Foreign National's Estate Entitled to Charitable Deduction

Foreign National's Estate Entitled to Charitable Deduction

TAM 199925043
Story posted in Technical Advice Memoranda on 5 March 2003
audience: PGDC Network | last updated: 15 September 2012


The Service has ruled in technical advice that a foreign national's estate was entitled to a charitable deduction for a charitable bequest made to a U.S. affiliate of a foreign charity.

TAM 199925043

Full Text:

Index (UIL) No.: 2106.03-00
CASE MIS No.: TAM-117619-98

Date: March 8, 1999

Control Number: * * *

Decedent = * * *
Date 1 = * * *
Date 2 = * * *
a = * * *
b = * * *
Country X = * * *
Language Y = * * *
Phrase 1 = * * *
Charity B = * * * U.S. Affiliate = * * *


[1] Is an estate tax charitable deduction allowable under section 2106 of the Internal Revenue Code for the charitable bequest in Decedent's will that was construed by a court in Country X as providing for a bequest to a United States affiliate of a foreign charity?


[2] Under the facts presented, an estate tax charitable deduction under section 2106 is allowable for the charitable bequest under the Decedent's will.


[3] Decedent died testate on Date 1, a citizen and resident of Country X. Decedent was not fluent in the language of Country X, but rather, was fluent only in Language Y. Decedent's attorney also spoke and wrote in Language Y. As a result, Decedent's will was drafted in Language Y.

[4] At the time of her death, Decedent owned U.S. securities valued at a. These securities had a value of b on the alternate valuation date. Under the terms of Decedent's will, Decedent provided for a charitable bequest of $1,000,000 to be funded with these U.S. securities. The will did not clearly specify whether the $1,000,000 bequest was to be paid to Charity B, located in Country X, or to U.S. Affiliate, a charity organized in the United States that is the U.S. affiliate of Charity B. The will specifies that the funds are to be used to construct a separate building for the expansion of the hospital operated by Charity B in Country X.

[5] After Decedent's death, the estate's representatives petitioned the appropriate court in Country X for a construction of the charitable provision. In conjunction with this proceeding, the will was translated from Language Y, the language in which it was originally written, into the language of Country X. The court found that it was Decedent's intent to bequeath $1,000,000 to U.S. Affiliate, and entered an order accordingly.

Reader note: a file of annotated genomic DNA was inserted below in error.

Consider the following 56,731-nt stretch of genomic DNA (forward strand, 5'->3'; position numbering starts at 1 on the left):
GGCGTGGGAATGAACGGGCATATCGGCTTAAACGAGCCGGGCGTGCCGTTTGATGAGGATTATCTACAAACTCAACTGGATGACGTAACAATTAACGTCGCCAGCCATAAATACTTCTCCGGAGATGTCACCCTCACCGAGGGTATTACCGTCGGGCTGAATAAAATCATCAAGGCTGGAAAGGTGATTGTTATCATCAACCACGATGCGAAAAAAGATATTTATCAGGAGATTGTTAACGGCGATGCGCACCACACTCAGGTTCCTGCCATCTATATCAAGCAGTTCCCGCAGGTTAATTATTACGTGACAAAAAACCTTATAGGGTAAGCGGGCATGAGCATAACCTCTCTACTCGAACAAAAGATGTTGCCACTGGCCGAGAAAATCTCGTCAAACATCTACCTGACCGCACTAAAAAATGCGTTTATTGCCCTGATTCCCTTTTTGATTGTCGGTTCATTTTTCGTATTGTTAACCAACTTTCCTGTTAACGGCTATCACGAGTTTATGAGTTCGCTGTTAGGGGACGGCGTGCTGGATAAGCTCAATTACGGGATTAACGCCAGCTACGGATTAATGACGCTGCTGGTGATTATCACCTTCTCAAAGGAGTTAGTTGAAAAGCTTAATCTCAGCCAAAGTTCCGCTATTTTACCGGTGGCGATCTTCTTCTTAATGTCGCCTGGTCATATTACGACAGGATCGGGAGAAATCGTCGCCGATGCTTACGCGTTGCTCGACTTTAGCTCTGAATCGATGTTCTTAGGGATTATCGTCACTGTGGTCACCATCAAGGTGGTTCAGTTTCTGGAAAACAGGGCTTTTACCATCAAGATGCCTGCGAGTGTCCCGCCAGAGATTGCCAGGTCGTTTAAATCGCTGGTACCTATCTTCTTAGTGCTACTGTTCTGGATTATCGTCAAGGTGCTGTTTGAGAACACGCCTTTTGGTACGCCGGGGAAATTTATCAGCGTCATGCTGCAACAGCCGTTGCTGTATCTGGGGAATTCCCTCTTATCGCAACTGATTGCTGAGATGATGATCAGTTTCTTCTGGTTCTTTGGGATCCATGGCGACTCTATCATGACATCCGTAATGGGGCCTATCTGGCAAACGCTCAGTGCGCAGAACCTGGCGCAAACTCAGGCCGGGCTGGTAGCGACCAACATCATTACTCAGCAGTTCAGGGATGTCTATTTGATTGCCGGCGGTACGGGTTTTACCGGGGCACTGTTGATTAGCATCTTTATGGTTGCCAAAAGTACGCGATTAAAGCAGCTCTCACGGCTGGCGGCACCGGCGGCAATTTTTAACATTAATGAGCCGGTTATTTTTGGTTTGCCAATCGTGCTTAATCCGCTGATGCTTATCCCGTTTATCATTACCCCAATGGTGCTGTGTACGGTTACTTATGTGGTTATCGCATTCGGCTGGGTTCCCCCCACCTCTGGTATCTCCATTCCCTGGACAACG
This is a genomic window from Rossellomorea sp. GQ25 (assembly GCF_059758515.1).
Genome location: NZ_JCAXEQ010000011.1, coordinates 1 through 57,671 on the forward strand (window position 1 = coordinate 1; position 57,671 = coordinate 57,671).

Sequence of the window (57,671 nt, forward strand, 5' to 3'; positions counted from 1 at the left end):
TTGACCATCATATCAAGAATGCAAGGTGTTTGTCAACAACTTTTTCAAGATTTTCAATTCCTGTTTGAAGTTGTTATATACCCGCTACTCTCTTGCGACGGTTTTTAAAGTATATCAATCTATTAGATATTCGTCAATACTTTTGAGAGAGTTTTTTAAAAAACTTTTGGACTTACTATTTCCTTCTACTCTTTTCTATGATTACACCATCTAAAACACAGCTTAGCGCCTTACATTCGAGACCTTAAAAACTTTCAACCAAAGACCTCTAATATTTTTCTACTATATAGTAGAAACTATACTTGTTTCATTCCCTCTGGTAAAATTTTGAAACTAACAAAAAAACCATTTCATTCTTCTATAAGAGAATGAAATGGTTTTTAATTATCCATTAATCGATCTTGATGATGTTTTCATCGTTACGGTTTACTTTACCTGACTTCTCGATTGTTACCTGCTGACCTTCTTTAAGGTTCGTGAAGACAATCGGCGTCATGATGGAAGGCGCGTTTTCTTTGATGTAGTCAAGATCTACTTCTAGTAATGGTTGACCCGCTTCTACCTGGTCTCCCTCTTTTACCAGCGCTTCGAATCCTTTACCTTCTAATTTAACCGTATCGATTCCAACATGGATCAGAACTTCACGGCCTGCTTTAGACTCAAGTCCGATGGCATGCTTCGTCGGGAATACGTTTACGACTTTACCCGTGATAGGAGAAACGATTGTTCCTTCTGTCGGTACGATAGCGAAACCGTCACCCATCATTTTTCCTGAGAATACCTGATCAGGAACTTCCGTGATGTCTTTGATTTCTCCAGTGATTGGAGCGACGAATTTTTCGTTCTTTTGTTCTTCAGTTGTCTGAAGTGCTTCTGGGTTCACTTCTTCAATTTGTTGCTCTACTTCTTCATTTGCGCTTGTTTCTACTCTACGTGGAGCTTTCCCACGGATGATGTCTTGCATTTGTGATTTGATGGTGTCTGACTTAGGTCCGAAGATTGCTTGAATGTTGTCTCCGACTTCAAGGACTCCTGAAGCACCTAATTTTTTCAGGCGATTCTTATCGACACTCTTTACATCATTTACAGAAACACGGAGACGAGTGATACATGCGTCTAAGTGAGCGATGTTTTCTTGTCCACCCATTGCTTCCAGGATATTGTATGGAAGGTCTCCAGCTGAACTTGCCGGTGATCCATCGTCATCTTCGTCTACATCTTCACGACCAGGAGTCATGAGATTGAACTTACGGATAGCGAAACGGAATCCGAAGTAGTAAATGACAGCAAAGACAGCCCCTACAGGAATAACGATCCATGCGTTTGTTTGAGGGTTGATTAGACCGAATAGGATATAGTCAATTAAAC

[6] Subsequently, an estate tax return (706NA) was timely filed on Date 2. On the estate tax return as filed, a charitable deduction in the amount of b was claimed with respect to the decedent's charitable bequest.


[7] Section 2101 provides that a tax is imposed on the transfer of the taxable estate (determined as provided in section 2106) of every decedent nonresident not a citizen of the United States.

[8] Section 2106(a)(2) provides that for purposes of the tax imposed by section 2101, the value of the taxable estate of every decedent nonresident not a citizen of the United States shall be determined by deducting from the value of that part of his gross estate which at the time of death is situated in the United States that amount of all bequests, legacies, devises, or transfers:

(ii) "to or for the use of any domestic corporation organized and operated exclusively for religious, charitable, scientific, literary, or educational purposes. . . ."

[9] In the instant case, representations have been made that Decedent wanted Charity B to receive $1,000,000 to be used for construction purposes. In addition, it has been represented that Decedent was told of the existence of U.S. Affiliate and that a bequest of U.S. securities to U.S. Affiliate would not be subject to U.S. estate tax, thus ensuring that Charity B would ultimately receive the entire $1,000,000 bequest.

[10] The will has been translated into English from both the language of Country X and Language Y for our analysis. In none of these translations, does the organizational name of the charitable donee identically match any of the organizational names used by Charity B or U.S. Affiliate. Both Charity B and U.S. Affiliate utilize Phrase 1 in their organizational title and letterhead. The will also uses this phrase in identifying the charitable donee. Read literally, we believe the will could be viewed as referencing either Charity B or U.S. Affiliate. However, the facts noted above would tend to indicate that Decedent intended to bequeath the funds to U.S. Affiliate. That is, the Decedent desired $1,000,000 be available for Charity B for a specific construction project and a $1,000,000 bequest would generate the requisite amount only if it passed free of federal estate tax. In addition, Decedent was advised of the existence of U.S. Affiliate and that a bequest to U.S. Affiliate would not be subject to estate tax. Thus, construing the will as referencing U.S. Affiliate is reasonable and supportable. The failure of the will to clearly identify U.S. Affiliate may be attributed to the language barrier presented and the similarity of the organizational names involved. Accordingly, we conclude, consistent with the Country X court, that Decedent's will should be construed as providing for a bequest to U.S. Affiliate.1


[11] A copy of this technical advice memorandum is to be given to the taxpayer(s). Section 6110(k)(3) of the Code provides that it may not be used or cited as precedent.

  1. In view of this conclusion, we need not decide whether a U.S. court in applying the law of Country X would reach the same result as the Country X court decision and therefore, would give comity to the Country X court decision.back


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